Great Sustainability Debates - Nuclear Energy
part of our commitment to 'Communicating
existing and emerging concepts to a contemporary audience,
raising awareness and understanding about sustainability
issues', The Natural Edge Project secretariat
seeks to provide information on key public debates
and provide the key arguments from each side with
further reading resources to help you make up your
own mind. The
first debate in this new TNEP series is the very topical
'Nuclear Energy Debate'.
and Cons of the Nuclear Energy Debate
the last two years there has been renewed debate about
nuclear energy. To help you make up your mind on this
complex issue firstly we present below the key points
of both the Pro-Nuclear Case
and the Anti-Nuclear Case
followed by further
information from TNEP that synthesise TNEP secretariat's
findings to date on this important debate along with
a shortlist of additional
reading. These opinion pieces by TNEP secretariat
are the result of detailed consideration of both sides
of the argument.
arguing for expanding the global nuclear energy industry
argue that it is needed in order to address three
things: 1) the risks of climate change, 2) increasing
base load energy demand, and 3) the need for an energy
source to produce transport fuels once the world reaches
peak oil production. More specifically, those proposing
an expansion of the nuclear industry argue that:
are about to witness a nuclear
renaissance of both nuclear fission
addressing climate change requires large (60% or
more) reductions in greenhouse gas emissions, nuclear
energy is going to be a key part of the
solution to preventing climate change.
expansion of nuclear power is vital to meet growing
energy demand. International Energy Agency forecasts
that, 'if policies remain unchanged, world energy
demand is projected to increase by over 50% between
now and 2030'.
options to reduce greenhouse gas emissions, such
as renewable energy, do not provide reliable
base load power. The position is that
only nuclear and the burning of fossil fuels provides
reliable base load power and hence, unless geo-sequestration
rapidly becomes technically and economically possible,
we have no choice but to build nuclear power plants
in the future to mitigate greenhouse gas emissions.
world's oil production will peak soon and to address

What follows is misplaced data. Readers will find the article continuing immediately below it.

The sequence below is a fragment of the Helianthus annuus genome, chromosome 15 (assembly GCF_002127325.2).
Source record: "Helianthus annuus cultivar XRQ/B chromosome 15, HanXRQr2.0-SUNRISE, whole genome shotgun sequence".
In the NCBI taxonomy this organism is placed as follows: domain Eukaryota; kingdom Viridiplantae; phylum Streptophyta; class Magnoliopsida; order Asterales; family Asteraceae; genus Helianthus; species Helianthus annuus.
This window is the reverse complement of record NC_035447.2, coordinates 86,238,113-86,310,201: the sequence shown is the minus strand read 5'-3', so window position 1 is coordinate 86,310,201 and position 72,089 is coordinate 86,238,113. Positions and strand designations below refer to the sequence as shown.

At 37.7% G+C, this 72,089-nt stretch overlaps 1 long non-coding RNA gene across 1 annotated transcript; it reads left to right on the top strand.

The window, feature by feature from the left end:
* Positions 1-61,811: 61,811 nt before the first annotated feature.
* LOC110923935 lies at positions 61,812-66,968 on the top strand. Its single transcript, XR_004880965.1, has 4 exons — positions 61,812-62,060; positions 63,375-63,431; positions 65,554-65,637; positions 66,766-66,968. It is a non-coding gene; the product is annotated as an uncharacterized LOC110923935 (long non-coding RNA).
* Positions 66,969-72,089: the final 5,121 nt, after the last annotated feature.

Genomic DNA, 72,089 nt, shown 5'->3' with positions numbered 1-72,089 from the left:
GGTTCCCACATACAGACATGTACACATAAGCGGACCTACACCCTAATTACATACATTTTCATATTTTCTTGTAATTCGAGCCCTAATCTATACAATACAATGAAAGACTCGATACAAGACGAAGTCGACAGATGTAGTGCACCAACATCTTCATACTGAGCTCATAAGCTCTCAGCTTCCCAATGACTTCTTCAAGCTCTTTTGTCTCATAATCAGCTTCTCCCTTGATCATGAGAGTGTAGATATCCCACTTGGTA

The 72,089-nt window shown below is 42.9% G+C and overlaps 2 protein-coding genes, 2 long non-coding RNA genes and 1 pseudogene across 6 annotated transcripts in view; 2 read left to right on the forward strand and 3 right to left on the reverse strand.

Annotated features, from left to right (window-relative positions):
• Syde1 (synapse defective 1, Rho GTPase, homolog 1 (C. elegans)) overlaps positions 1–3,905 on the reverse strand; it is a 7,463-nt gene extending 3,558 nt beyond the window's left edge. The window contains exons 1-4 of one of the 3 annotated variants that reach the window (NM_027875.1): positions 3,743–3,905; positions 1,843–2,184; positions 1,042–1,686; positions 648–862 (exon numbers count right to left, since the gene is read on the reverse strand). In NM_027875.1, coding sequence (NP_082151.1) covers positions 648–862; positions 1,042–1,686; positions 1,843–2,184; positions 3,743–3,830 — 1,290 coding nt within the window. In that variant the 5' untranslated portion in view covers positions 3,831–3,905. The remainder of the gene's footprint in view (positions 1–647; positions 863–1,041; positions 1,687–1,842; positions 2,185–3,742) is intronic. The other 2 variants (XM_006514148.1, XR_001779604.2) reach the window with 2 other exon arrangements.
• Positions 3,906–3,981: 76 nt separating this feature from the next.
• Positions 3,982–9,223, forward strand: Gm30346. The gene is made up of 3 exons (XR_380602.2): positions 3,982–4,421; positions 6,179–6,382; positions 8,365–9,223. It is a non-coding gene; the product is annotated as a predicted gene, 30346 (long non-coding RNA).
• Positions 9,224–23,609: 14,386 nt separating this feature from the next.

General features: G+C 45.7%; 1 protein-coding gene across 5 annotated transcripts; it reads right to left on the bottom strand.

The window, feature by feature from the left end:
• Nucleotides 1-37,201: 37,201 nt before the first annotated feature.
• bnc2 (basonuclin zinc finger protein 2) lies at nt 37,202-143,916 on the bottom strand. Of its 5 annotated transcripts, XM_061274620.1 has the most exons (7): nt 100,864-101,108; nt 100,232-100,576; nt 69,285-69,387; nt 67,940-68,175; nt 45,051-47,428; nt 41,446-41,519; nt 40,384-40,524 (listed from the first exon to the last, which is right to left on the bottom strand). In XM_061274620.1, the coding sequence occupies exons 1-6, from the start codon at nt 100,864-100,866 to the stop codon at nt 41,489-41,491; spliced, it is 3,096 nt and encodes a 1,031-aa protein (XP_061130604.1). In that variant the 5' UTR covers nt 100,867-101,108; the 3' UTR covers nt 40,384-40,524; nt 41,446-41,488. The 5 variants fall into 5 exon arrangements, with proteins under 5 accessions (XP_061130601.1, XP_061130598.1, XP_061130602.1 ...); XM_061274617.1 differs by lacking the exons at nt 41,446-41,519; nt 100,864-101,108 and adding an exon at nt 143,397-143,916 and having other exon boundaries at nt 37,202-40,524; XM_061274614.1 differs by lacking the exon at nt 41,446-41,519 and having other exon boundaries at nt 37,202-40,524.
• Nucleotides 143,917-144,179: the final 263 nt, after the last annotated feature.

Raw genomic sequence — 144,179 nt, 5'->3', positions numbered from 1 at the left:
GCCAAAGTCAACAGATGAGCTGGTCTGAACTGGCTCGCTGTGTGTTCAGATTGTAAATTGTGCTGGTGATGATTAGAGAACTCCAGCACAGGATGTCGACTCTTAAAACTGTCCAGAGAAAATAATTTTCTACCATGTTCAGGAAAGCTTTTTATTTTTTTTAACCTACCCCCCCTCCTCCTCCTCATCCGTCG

power plants are a potential way to
provide energy to create transport fuels such as
biofuels, methanol and hydrogen fuels. Also nuclear
power can help supply electricity to battery powered
cars in the future.
energy costs less than renewables.
technology of nuclear power has moved
on significantly in the last couple of decades and
a reactor like Chernobyl would never be built today.
programs like those of Sweden and France
have been very safe and delivered a lower carbon
footprint than countries like Australia which have
burnt coal for most of our electricity.
power is a green solution.
arguing against expanding nuclear power point argue
that nuclear power is too expensive, too risky, too
slow to build enough capacity, and too dangerous in
this age of terrorism. More specifically they argue
evidence to support the notion that
there is a nuclear renaissance underway. Rather
over the coming decades most forecast a
decline of nuclear energy as a percentage
of global energy supply. They point out that as
of 2003 distributed renewable energy generation
energy globally than the world's supply
from nuclear energy.
power is never going to be the answer
to climate change. Only 32%
of the US 's, and 35%
of Australia 's greenhouse emissions
come from electricity generation, whereas in countries
like Brazil and India over 50% of their greenhouse
emissions come from Non-CO 2 sources. A nuclear
power station cannot reduce Non-CO 2 emissions.
Hence those who argue against nuclear energy point
out that it is impossible for nuclear power to be
the one big techno fix for climate change as well
as the fact that building nuclear plants takes many
now argue that humanity has to significantly reduce
greenhouse gas emissions quickly to ensure that
dangerous climate change is avoided. Nuclear power
plants take a significant amount of time to build.
Energy efficiency and other forms of renewable energy
- geo-thermal, wind, solar, tidal, cogeneration,
micro-hydro, biomass, wavepower - can be implemented
today. Forty three companies
and over fifteen cities